Maximising the energy potential of sewage
The war in Ukraine has highlighted Europe’s dependence on fossil gas from Russia and other sources and provided the impetus for the European Commission to increase biomethane production in the bloc more than ten-fold, from 3 billion cubic metres (bcm) in 2020 to 35 bcm by 2030, a doubling of the previous target. While much of this will be derived from crop and food waste, if the target is to be met, then the wastewater sector will have to maximise its production of biogas.
Within weeks of Russia’s invasion, the European Commission outlined proposals to reduce the EU’s dependence on Russian gas by two thirds before the end of 2022 as part of a plan to become independent from all Russian fossil fuels ‘well before 2030.’ To put this monumental shift in European energy policy into perspective, before the invasion Russian gas accounted for 40% of European gas demand, with imports around 155 bcm per year, although some countries such as Germany are much more dependent on Russian gas than others. That means that new biogas targets would replace some 20% of Russian gas – now biogas supplies just 5% of total European gas demand.
Within weeks of Russia’s invasion, the European Commission outlined proposals to reduce the EU’s dependence on Russian gas by two thirds
To wean itself of Russian gas, Europe is adopting a multi-faceted approach, including increases in energy efficiency, increasing imports from other sources such as liquified natural gas (LNG) from the United States and Qatar, and increasing domestic production of green renewable gas in the form of biomethane and hydrogen. These steps, and others, were presented by the IEA as a ten-point plan in March to significantly reduce Europe’s dependence on Russian gas within 12 months. Although the targeted under the REPowerEU plan increase to 35 bcm of biogas is ambitious, as a target it still falls below the potential 130 bcm of capacity that the IEA suggests is possible.
One of the advantages of ramping up biogas production is that the technology is proven, mature and affordable. While additional investment is required to upgrade biogas to biomethane, this too uses established technology, and biomethane can be transported and distributed using existing gas infrastructure.
However, there are political concerns over the increased use of energy crop feedstocks (both in terms of direct and indirect competition for food and feed). The war has also seen massive increases in food commodity prices and crop inputs including fertiliser, fuel and crop protection chemicals. Not only will these cost increases also increase the cost of crop feedstocks for biogas, but any measures which reduce Europe’s capacity to produce food (for example by producing biogas feedstock crops including maize, grass and sugar beet) which could further rise food prices will be fiercely resisted by politicians and the public – before any environmental considerations around land use, biodiversity and water use are considered.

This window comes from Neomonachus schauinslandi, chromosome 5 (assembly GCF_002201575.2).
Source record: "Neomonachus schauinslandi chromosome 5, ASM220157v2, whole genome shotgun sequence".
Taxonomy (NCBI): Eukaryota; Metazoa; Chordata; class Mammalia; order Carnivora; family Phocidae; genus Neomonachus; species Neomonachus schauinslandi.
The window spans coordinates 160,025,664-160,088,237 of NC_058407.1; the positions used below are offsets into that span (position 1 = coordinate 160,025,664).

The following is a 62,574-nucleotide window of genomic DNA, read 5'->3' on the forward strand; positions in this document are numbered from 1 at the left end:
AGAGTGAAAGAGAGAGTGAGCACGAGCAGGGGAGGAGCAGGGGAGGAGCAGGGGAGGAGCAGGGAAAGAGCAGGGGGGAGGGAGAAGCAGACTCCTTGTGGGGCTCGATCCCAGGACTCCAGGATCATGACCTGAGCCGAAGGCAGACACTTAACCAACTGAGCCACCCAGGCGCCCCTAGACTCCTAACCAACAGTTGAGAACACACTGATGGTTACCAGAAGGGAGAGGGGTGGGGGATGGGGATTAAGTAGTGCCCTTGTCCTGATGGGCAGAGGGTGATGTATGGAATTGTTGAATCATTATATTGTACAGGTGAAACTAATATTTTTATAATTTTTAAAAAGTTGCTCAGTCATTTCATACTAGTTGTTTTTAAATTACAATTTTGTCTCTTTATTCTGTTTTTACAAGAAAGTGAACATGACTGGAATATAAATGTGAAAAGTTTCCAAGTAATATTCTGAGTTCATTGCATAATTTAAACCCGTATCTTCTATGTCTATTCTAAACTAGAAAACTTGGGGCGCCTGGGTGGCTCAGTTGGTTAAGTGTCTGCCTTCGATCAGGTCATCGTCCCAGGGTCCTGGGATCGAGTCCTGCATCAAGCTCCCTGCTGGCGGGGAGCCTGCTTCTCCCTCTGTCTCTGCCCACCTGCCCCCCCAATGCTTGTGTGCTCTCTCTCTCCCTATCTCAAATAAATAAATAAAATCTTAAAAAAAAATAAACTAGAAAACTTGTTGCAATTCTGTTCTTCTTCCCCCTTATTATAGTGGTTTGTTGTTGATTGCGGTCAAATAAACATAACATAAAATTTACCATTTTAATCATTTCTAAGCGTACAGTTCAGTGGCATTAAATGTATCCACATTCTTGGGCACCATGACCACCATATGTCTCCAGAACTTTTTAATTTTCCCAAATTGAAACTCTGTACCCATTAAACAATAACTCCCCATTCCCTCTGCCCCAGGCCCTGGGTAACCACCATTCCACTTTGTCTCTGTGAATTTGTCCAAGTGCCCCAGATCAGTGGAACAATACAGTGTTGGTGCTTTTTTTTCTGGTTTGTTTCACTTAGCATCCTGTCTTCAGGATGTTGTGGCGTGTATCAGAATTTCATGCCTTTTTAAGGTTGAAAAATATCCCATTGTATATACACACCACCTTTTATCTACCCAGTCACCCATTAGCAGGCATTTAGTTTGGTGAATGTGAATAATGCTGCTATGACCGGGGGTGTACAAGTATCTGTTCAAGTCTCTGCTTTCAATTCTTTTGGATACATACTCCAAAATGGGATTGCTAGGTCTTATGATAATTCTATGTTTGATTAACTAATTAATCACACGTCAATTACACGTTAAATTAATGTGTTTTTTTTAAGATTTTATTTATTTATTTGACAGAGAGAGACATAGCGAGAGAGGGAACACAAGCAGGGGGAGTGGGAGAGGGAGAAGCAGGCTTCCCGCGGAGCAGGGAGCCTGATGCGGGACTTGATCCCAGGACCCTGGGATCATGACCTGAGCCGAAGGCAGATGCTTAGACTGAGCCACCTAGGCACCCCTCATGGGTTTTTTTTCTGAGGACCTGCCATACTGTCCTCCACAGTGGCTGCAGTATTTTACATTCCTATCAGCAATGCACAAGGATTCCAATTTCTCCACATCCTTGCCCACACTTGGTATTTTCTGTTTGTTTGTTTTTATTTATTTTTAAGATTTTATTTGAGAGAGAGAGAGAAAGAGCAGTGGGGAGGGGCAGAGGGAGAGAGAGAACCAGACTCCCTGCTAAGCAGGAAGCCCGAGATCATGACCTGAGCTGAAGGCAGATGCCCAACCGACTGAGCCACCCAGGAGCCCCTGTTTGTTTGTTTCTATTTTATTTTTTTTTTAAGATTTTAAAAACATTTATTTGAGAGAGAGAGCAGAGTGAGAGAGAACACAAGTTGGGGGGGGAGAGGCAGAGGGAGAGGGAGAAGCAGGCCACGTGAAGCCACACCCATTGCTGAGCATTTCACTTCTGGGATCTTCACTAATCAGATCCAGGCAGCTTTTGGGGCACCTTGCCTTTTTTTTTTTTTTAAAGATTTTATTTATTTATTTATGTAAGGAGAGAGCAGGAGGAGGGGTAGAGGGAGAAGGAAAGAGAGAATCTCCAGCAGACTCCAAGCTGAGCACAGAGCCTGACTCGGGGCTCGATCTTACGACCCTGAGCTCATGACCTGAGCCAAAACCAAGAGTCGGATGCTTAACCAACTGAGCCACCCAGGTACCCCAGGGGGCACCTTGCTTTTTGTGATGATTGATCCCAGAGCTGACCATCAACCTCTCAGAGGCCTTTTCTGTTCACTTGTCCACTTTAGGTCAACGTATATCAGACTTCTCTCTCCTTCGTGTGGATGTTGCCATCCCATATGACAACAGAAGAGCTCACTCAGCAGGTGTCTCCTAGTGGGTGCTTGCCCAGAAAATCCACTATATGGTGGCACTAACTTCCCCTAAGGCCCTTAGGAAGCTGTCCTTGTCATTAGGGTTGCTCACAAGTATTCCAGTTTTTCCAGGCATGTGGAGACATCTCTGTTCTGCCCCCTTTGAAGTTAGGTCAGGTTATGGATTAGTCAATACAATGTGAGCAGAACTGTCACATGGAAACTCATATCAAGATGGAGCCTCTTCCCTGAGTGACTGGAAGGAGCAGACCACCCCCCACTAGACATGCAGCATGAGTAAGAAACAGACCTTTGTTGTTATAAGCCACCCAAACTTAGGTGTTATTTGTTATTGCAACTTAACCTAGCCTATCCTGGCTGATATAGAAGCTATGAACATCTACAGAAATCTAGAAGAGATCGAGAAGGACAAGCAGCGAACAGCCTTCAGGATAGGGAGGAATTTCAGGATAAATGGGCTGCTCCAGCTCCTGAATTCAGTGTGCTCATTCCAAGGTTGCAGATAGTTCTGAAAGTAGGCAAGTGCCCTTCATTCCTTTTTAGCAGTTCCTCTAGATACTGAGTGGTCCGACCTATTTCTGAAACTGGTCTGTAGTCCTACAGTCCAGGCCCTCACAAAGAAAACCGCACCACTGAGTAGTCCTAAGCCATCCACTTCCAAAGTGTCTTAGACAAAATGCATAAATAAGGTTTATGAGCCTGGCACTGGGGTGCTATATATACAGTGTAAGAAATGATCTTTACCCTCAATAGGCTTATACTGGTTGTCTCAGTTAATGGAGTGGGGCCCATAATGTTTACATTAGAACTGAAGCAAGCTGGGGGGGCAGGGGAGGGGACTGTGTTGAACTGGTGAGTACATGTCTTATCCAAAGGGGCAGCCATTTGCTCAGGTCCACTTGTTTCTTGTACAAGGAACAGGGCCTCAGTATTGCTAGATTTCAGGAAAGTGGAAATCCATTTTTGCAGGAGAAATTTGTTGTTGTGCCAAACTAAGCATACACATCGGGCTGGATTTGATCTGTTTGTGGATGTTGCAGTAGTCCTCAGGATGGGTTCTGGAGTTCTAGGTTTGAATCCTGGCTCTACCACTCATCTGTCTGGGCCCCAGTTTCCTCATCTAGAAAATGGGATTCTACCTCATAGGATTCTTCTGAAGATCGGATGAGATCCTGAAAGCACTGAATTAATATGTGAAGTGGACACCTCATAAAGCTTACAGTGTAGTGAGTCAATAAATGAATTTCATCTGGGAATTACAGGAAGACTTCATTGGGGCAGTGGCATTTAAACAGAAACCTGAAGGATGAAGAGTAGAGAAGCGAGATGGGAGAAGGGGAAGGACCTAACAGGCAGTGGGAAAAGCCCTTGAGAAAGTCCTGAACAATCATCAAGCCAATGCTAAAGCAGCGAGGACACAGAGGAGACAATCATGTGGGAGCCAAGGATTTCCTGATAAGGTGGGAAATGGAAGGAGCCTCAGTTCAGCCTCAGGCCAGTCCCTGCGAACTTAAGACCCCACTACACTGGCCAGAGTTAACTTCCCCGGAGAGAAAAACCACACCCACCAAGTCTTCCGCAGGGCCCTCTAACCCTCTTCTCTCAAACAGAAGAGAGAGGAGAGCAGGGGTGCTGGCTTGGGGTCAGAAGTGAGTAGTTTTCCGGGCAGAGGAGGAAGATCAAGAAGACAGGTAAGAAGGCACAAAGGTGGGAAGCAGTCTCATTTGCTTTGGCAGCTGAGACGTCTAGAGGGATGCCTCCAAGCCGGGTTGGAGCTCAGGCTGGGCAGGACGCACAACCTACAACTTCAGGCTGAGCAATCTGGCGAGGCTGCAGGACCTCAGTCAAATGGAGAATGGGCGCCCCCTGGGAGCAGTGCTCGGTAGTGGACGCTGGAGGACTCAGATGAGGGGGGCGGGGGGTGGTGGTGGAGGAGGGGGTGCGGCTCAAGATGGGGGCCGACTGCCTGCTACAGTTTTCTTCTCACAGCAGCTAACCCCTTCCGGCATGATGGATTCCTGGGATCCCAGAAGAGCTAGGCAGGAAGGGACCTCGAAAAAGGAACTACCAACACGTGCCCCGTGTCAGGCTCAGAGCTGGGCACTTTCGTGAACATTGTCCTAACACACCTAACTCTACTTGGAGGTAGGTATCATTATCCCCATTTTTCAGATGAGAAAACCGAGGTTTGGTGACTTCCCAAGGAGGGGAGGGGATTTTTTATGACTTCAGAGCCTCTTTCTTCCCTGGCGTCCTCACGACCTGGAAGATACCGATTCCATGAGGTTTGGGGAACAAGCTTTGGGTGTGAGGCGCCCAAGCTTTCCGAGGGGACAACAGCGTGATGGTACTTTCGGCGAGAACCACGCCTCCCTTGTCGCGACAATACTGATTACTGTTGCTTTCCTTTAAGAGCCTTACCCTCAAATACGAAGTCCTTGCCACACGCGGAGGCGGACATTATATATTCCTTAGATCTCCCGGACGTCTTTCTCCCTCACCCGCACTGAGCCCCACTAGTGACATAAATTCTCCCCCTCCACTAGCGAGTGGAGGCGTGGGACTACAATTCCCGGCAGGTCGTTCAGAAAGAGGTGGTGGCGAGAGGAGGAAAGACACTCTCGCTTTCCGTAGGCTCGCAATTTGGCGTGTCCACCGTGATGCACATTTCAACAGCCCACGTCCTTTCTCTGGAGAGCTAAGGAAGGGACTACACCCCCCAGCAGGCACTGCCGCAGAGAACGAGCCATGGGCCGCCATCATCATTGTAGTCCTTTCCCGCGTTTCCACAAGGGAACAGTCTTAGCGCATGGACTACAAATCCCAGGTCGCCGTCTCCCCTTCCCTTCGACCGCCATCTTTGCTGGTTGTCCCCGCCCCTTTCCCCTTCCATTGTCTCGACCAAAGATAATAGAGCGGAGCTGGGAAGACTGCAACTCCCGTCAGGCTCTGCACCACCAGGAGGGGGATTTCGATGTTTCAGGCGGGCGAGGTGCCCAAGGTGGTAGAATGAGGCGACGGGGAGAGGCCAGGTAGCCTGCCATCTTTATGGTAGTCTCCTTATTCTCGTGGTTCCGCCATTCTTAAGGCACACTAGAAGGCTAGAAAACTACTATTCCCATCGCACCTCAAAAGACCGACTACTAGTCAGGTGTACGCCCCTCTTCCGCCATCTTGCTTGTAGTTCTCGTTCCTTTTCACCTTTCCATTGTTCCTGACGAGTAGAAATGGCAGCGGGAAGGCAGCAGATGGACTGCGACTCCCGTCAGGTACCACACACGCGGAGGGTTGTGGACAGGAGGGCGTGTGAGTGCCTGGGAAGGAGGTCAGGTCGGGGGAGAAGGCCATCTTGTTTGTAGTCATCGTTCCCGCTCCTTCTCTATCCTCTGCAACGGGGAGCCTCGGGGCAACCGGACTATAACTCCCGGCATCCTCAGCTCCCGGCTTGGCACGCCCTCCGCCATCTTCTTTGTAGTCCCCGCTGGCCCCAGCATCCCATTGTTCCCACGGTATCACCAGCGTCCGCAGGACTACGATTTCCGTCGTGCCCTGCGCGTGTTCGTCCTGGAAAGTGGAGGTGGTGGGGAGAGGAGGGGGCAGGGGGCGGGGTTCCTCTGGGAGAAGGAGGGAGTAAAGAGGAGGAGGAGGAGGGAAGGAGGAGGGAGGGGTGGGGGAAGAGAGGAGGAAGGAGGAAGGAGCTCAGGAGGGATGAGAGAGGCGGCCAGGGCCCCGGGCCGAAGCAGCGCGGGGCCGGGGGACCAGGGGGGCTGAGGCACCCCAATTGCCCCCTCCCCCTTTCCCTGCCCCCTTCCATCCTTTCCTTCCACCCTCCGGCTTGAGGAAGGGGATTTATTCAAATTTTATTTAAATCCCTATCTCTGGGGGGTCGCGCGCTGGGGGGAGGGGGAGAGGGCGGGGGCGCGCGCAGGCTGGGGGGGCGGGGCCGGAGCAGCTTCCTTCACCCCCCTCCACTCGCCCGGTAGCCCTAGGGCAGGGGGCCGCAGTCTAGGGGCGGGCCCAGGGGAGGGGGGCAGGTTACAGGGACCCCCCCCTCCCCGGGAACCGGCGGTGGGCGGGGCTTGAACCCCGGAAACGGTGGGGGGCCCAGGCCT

Therefore, while crop-fed anaerobic digestion plants will play an important role, all other potential sources of biogas will also need to be explored and utilised, including livestock manures, food waste, green wastes and wastewater treatment.
According to the European Biogas Association (EBA), sewage-fed biogas plants are the second most numerous after farm-based plants
According to the European Biogas Association (EBA), sewage-fed biogas plants are the second most numerous after farm-based plants, with the Czech Republic and Scandinavia having particularly strong representation. Overall, the EBA estimates that just under 10% of the total installed biogas electricity capacity of 10,532 MW is from sewage-fed plants.
Many of the first generation of wastewater AD facilities are now looking to upgrade, with many switching from producing electricity to biomethane to take advantage of increased incentives for biomethane production. However, small-scale improvements have been no less important in helping to boost the sector’s energy output and upgrading an existing plant is an ideal opportunity to improve its overall efficiency, to maximise both energy production and overall greenhouse gas savings.
This is where smart thinking comes in – not only in terms of adopting the latest adaptive technology and remote monitoring, although these are important – but also in terms of taking a smart approach to the overall energy efficiency of AD facilities. In the United Kingdom, the water sector has been at the heart of AD efficiency and improvements. Between 2010 and 2015, the installed capacity for the anaerobic digestion of sewage sludge in the UK rose 12% to 216 MWe, but wastewater biogas plants actually generated over 25% more power over the same period.
The EBA estimates that just under 10% of the total installed biogas electricity capacity of 10,532 MW is from sewage-fed plants
Not only will biogas production need to be maximised, but the efficiency of all the associated processes, from feedstock processing to digestate handling will also need to be improved. Recapturing process heat is one of the easiest ways to improve efficiency, and heat exchangers represent the best way of doing this. They are an established technology, but despite their widespread use in industries such as food manufacturing and the chemical sector, they are often under-used in AD plants.